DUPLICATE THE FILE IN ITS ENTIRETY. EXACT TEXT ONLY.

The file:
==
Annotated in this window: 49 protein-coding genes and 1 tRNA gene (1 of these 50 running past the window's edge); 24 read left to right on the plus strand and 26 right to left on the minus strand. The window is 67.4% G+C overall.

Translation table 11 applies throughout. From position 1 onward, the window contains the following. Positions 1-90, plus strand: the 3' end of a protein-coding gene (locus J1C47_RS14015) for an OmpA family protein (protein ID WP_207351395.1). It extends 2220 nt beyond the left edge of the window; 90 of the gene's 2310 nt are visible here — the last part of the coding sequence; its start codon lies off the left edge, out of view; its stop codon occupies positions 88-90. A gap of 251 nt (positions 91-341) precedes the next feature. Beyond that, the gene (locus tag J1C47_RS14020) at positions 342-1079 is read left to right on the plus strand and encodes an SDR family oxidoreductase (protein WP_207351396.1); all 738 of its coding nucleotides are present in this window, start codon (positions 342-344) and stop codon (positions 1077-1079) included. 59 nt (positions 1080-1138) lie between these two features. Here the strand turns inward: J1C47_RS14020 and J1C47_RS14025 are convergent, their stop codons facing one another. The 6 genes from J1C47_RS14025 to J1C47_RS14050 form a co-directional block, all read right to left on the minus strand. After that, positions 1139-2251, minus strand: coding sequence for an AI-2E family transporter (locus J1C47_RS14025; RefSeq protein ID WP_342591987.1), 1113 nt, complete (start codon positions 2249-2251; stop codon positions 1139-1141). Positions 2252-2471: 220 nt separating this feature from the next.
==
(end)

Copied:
Annotated in this window: 49 protein-coding genes and 1 tRNA gene (1 of these 50 running past the window's edge); 24 read left to right on the plus strand and 26 right to left on the minus strand. The window is 67.4% G+C overall.

Translation table 11 applies throughout. From position 1 onward, the window contains the following. Positions 1-90, plus strand: the 3' end of a protein-coding gene (locus J1C47_RS14015) for an OmpA family protein (protein ID WP_207351395.1). It extends 2220 nt beyond the left edge of the window; 90 of the gene's 2310 nt are visible here — the last part of the coding sequence; its start codon lies off the left edge, out of view; its stop codon occupies positions 88-90. A gap of 251 nt (positions 91-341) precedes the next feature. Beyond that, the gene (locus tag J1C47_RS14020) at positions 342-1079 is read left to right on the plus strand and encodes an SDR family oxidoreductase (protein WP_207351396.1); all 738 of its coding nucleotides are present in this window, start codon (positions 342-344) and stop codon (positions 1077-1079) included. 59 nt (positions 1080-1138) lie between these two features. Here the strand turns inward: J1C47_RS14020 and J1C47_RS14025 are convergent, their stop codons facing one another. The 6 genes from J1C47_RS14025 to J1C47_RS14050 form a co-directional block, all read right to left on the minus strand. After that, positions 1139-2251, minus strand: coding sequence for an AI-2E family transporter (locus J1C47_RS14025; RefSeq protein ID WP_342591987.1), 1113 nt, complete (start codon positions 2249-2251; stop codon positions 1139-1141). Positions 2252-2471: 220 nt separating this feature from the next.